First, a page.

Dems ask for longer comment period on Trump’s offshore drilling plan

Dems ask for longer comment period on Trump’s offshore drilling plan

A group of Senate Democrats is asking the Trump administration to extend the comment period for its controversial offshore drilling plan.

Sen. Maria CantwellMaria Elaine CantwellWill Congress act to stop robocalls? Native American advocates question 2020 Democrats' commitment Hillicon Valley: Trump reportedly weighing executive action on alleged tech bias | WH to convene summit on online extremism | Federal agencies banned from buying Huawei equipment | Lawmakers jump start privacy talks MORE (Wash.), the top Democrat on the Energy and Natural Resources Committee, led 22 colleagues in a Monday letter to Interior Secretary Ryan ZinkeRyan Keith ZinkeBLM issues final plan for reduced Utah monument New policy at Interior's in-house watchdog clamps down on interactions with press Overnight Energy: EPA proposes scrapping limits on coal plant waste | Appointee overseeing federal lands once advocated selling them | EPA lifts Obama-era block on controversial mine MORE seeking the extension.

Friday is the end of a two-month period in which the Interior Department is taking comments on its plan. The plan, released in January, floated drilling almost everywhere it could be legally allowed: along the entire Pacific, Atlantic and Gulf coasts, as well as all around Alaska, except Bristol Bay.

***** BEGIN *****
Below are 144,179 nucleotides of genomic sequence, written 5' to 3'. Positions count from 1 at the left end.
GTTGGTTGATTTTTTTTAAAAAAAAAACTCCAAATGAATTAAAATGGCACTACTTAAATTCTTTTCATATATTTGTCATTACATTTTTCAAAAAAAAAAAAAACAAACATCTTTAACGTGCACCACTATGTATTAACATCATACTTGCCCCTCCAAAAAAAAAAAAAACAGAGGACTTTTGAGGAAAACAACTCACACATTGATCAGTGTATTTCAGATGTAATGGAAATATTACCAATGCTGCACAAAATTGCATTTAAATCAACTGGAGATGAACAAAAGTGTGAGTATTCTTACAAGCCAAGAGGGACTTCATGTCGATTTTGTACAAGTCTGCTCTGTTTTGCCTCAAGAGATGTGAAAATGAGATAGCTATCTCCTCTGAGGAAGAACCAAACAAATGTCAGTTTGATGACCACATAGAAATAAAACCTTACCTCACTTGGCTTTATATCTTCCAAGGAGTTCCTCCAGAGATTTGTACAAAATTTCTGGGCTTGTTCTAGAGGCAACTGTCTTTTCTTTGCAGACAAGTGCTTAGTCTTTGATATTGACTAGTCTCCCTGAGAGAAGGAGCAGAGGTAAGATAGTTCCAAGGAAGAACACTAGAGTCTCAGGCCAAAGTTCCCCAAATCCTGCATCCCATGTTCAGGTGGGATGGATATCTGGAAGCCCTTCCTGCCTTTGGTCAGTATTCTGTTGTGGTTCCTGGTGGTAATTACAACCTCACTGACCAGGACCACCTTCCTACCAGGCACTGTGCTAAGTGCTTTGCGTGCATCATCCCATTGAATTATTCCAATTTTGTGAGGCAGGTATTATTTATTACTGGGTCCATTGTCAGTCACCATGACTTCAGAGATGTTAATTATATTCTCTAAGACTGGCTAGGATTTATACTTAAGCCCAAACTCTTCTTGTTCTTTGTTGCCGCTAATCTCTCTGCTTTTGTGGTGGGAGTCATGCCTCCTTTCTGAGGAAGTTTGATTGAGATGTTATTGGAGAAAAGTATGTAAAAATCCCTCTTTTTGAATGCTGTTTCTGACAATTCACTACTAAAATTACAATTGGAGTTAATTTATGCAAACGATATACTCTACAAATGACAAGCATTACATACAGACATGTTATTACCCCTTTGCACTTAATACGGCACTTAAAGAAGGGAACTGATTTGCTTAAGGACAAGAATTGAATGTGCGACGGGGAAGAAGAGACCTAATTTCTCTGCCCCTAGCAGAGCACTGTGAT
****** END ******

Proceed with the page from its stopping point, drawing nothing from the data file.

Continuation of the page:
ADVERTISEMENT

“Given the large scope of the Draft Proposed Program, we believe a 60-day extension of the deadline for comments is necessary to allow for more public hearings in coastal areas and to give the public sufficient time to submit comments on offshore drilling proposed for nearly the entire U.S. Outer Continental Shelf (OCS), encompassing over 90 percent of total OCS acreage — the largest number of potential offshore lease sales ever proposed,” the Democratic senators wrote.

The lawmakers also criticized the entire public input process, including events Interior has been holding in coastal states, and called for more input opportunities.

“The opportunity for the public to provide input on the Draft Proposed Program is critical given the new, large scope of the Draft Proposed Program and its potential impacts on coastal communities and economies, the marine environment, and climate,” they wrote.

“We do not believe that the 23 currently announced ‘open house’ style meeting are adequate in duration, location, nor format needed to meet the public input requirements.”